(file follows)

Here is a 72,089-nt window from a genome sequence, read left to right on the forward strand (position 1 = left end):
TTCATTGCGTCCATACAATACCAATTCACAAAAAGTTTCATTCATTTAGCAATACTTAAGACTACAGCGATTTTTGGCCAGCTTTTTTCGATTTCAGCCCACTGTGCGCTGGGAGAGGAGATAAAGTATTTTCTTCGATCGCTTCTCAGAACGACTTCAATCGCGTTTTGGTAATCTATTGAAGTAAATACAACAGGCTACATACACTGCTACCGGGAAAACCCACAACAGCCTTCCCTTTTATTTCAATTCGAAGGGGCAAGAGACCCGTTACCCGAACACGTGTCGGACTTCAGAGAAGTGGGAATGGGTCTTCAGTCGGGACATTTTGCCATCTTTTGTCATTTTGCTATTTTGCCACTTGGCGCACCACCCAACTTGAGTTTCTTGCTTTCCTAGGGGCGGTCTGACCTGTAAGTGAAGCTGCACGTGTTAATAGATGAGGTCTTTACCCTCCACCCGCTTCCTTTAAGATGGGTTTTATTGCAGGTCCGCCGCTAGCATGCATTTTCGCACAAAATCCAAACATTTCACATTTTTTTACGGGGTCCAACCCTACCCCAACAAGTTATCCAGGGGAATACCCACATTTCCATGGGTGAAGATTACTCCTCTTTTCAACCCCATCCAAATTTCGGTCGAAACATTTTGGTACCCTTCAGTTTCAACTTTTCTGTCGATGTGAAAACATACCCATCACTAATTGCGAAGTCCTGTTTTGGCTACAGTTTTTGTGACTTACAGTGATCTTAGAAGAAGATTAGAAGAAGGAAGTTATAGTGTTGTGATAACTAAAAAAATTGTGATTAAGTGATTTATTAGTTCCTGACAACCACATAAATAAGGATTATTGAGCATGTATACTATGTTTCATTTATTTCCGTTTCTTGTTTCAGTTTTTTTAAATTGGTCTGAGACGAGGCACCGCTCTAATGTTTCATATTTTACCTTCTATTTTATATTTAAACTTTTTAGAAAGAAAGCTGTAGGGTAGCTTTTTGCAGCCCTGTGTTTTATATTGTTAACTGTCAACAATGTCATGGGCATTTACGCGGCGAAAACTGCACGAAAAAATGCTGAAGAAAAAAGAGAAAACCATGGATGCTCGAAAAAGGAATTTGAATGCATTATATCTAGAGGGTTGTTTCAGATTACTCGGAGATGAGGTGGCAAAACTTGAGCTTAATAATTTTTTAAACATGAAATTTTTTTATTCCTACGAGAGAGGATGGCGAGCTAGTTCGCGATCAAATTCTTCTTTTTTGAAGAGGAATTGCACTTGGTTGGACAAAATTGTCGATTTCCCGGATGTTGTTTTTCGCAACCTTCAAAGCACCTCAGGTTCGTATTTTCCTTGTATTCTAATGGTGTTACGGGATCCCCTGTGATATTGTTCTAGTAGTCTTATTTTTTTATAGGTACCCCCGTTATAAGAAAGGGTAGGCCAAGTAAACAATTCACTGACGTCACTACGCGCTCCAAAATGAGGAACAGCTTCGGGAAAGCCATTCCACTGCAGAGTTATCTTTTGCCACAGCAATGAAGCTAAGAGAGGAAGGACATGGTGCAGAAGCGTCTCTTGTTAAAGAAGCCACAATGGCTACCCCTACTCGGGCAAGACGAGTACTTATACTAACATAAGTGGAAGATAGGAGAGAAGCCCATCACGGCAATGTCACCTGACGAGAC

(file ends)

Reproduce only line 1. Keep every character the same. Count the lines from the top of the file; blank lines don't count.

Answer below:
Here is a 72,089-nt window from a genome sequence, read left to right on the forward strand (position 1 = left end):